3.0 out of 5 stars Geeks rule the world and get the girl, 30 Oct 2009
This review is from: Makers (Hardcover)
Customer review from the Amazon Vine Programme (What's this?)
Meh.

A bundle of interesting ideas woven into a generally naive and unsatisfactory storyline. Basically, small teams of entrepreneurial techies build all manner of tat from recycled technology in an era of "New work".

It's all just a tad unrealistic, with the main group, Lester and Perry, seemingly able to churn out money making
ideas one after the after with seemingly minimal effort and virtually no input from anyone else, other than an
assigned business consultant.

As an aside, I found myself annoyed (unreasonably, perhaps) that a North American (I know, he's Canadian) should portray the bad guy to be a Brit with bad teeth! How stereotypically unoriginal. Actually, now I think about it there's a lot of that; America is the leading light of the new world, Russia is populated entirely of gangsters, China is swept under the carpet (maybe if we ignore them, they'll go away) etc...
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1 of 1 people found the following review helpful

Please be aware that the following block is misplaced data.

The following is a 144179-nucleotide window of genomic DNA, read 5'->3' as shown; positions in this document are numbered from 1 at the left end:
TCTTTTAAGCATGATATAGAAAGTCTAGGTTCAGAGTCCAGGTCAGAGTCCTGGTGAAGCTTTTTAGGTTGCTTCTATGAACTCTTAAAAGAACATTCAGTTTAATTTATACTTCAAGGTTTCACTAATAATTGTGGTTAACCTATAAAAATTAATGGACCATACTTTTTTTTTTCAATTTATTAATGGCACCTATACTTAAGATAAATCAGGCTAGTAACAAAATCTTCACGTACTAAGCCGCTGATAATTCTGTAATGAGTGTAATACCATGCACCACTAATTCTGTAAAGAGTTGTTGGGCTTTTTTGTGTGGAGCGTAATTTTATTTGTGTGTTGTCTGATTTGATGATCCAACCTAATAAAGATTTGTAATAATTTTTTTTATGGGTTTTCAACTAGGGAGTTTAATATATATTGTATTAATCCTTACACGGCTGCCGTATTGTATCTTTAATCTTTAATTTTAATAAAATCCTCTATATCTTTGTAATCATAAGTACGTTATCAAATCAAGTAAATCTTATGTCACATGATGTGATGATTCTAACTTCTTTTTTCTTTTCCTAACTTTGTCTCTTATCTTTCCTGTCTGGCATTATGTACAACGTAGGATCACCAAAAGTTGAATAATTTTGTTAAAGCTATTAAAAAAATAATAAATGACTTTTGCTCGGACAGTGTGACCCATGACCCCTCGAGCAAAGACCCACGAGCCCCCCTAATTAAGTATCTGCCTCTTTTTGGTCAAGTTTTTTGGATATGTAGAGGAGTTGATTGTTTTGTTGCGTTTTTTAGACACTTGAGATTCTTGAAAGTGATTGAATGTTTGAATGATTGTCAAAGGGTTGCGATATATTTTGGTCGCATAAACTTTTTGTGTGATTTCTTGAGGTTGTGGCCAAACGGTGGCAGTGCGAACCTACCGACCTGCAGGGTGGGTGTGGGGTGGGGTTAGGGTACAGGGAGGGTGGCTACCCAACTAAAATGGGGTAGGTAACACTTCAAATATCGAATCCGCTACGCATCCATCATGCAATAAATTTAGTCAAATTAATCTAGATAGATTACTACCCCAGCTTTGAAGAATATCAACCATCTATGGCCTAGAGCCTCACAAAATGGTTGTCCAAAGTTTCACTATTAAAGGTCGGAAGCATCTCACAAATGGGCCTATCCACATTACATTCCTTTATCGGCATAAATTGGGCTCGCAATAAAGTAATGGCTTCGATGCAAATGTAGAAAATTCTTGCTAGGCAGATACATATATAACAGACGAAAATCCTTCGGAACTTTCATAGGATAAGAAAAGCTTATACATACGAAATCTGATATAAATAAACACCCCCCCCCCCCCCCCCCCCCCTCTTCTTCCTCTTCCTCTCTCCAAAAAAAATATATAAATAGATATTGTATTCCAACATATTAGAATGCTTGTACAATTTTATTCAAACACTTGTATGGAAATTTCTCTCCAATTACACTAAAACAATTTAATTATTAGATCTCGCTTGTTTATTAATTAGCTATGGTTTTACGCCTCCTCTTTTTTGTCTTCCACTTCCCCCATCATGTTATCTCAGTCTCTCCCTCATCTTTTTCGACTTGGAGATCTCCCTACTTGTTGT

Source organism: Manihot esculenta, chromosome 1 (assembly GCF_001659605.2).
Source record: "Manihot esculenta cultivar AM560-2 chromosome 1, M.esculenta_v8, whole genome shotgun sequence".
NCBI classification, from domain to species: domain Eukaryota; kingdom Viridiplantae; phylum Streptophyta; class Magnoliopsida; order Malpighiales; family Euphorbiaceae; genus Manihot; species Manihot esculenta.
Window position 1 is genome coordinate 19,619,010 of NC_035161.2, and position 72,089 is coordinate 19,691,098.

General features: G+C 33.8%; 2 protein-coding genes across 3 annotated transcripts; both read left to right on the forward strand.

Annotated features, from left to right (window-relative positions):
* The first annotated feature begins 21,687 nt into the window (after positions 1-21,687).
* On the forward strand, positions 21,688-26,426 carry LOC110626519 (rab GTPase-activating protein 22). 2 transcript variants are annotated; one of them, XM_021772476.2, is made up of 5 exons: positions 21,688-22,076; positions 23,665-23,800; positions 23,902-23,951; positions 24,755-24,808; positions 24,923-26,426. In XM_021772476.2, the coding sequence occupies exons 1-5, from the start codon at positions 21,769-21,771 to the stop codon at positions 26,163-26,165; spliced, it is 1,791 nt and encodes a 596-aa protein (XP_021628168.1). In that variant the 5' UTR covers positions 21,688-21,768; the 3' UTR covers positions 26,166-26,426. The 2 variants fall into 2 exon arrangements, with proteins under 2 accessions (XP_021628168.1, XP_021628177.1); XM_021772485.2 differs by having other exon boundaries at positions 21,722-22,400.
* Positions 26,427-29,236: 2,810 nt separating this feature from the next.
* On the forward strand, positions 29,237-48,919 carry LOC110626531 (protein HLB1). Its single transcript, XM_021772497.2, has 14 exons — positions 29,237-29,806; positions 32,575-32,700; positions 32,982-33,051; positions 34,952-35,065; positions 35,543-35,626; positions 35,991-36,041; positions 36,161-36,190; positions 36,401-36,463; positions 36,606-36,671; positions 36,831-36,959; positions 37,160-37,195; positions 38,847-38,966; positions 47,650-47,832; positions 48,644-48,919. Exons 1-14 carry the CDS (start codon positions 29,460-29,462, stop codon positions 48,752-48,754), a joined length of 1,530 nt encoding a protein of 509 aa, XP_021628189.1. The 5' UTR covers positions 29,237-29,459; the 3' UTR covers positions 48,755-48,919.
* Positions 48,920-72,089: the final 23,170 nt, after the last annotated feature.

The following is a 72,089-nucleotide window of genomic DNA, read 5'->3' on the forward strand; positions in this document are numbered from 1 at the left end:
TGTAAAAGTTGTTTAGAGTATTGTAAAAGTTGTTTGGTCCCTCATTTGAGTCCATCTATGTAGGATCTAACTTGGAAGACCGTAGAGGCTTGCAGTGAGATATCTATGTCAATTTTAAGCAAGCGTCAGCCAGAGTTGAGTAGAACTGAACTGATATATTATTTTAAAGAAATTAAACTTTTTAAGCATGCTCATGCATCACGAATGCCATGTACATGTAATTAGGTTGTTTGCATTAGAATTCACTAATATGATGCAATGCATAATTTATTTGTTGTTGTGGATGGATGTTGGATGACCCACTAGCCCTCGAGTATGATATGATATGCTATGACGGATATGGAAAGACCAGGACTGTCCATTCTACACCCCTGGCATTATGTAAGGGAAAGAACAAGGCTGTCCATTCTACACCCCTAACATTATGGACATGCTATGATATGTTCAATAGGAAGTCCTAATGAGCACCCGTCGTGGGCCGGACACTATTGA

4.0 out of 5 stars excellent, 22 Oct 2009
This review is from: Makers (Hardcover)
Customer review from the Amazon Vine Programme (What's this?)
This was really enjoyable. I like this author's work generally and science fiction generally but I think this book would appeal to a wider audience than just those who check out what's on the scifi channel on a Saturday night. It really is fascinating and very cleverly imagined world and inventions by the two leads - Perry and Lester - before as they say, it all starts to go wrong. Read it, you won't be disappointed even if scifi isn't your usual bag. The book is also being serialised somewhere online at the moment (I forget where) so you can always check out a few chapters first for free.